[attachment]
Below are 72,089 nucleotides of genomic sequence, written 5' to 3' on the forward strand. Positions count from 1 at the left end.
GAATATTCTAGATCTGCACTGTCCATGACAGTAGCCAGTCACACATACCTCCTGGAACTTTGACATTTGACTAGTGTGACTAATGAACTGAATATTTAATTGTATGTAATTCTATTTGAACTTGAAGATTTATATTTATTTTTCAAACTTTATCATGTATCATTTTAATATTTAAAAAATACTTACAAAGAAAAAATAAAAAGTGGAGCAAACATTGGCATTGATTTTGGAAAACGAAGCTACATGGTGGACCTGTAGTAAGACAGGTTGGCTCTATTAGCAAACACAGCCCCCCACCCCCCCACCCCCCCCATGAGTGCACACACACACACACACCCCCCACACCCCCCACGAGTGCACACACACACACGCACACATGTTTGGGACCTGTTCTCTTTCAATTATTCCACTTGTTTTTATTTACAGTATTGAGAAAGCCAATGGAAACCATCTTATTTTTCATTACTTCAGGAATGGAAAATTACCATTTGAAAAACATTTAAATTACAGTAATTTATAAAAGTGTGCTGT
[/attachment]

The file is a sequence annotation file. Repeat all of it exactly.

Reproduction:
Below are 72,089 nucleotides of genomic sequence, written 5' to 3' on the forward strand. Positions count from 1 at the left end.
GAATATTCTAGATCTGCACTGTCCATGACAGTAGCCAGTCACACATACCTCCTGGAACTTTGACATTTGACTAGTGTGACTAATGAACTGAATATTTAATTGTATGTAATTCTATTTGAACTTGAAGATTTATATTTATTTTTCAAACTTTATCATGTATCATTTTAATATTTAAAAAATACTTACAAAGAAAAAATAAAAAGTGGAGCAAACATTGGCATTGATTTTGGAAAACGAAGCTACATGGTGGACCTGTAGTAAGACAGGTTGGCTCTATTAGCAAACACAGCCCCCCACCCCCCCACCCCCCCCATGAGTGCACACACACACACACACCCCCCACACCCCCCACGAGTGCACACACACACACGCACACATGTTTGGGACCTGTTCTCTTTCAATTATTCCACTTGTTTTTATTTACAGTATTGAGAAAGCCAATGGAAACCATCTTATTTTTCATTACTTCAGGAATGGAAAATTACCATTTGAAAAACATTTAAATTACAGTAATTTATAAAAGTGTGCTGT